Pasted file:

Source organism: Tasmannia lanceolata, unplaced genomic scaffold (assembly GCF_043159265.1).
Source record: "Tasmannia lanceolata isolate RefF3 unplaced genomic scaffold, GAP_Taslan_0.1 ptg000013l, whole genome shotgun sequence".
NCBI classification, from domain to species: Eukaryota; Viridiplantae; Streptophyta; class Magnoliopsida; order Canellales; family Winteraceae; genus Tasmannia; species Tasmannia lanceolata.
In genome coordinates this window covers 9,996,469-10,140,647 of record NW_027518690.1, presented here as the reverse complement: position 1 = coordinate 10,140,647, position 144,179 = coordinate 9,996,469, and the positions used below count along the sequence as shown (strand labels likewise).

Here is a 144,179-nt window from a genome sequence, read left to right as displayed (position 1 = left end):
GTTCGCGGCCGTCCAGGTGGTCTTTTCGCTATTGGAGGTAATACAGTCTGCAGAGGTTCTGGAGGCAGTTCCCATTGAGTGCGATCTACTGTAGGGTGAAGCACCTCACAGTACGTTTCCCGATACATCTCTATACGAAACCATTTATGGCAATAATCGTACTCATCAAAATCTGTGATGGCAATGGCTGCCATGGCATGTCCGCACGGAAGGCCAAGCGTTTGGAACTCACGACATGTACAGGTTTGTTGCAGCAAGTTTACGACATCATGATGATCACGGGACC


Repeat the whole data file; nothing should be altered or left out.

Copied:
Source organism: Tasmannia lanceolata, unplaced genomic scaffold (assembly GCF_043159265.1).
Source record: "Tasmannia lanceolata isolate RefF3 unplaced genomic scaffold, GAP_Taslan_0.1 ptg000013l, whole genome shotgun sequence".
NCBI classification, from domain to species: Eukaryota; Viridiplantae; Streptophyta; class Magnoliopsida; order Canellales; family Winteraceae; genus Tasmannia; species Tasmannia lanceolata.
In genome coordinates this window covers 9,996,469-10,140,647 of record NW_027518690.1, presented here as the reverse complement: position 1 = coordinate 10,140,647, position 144,179 = coordinate 9,996,469, and the positions used below count along the sequence as shown (strand labels likewise).

Here is a 144,179-nt window from a genome sequence, read left to right as displayed (position 1 = left end):
GTTCGCGGCCGTCCAGGTGGTCTTTTCGCTATTGGAGGTAATACAGTCTGCAGAGGTTCTGGAGGCAGTTCCCATTGAGTGCGATCTACTGTAGGGTGAAGCACCTCACAGTACGTTTCCCGATACATCTCTATACGAAACCATTTATGGCAATAATCGTACTCATCAAAATCTGTGATGGCAATGGCTGCCATGGCATGTCCGCACGGAAGGCCAAGCGTTTGGAACTCACGACATGTACAGGTTTGTTGCAGCAAGTTTACGACATCATGATGATCACGGGACC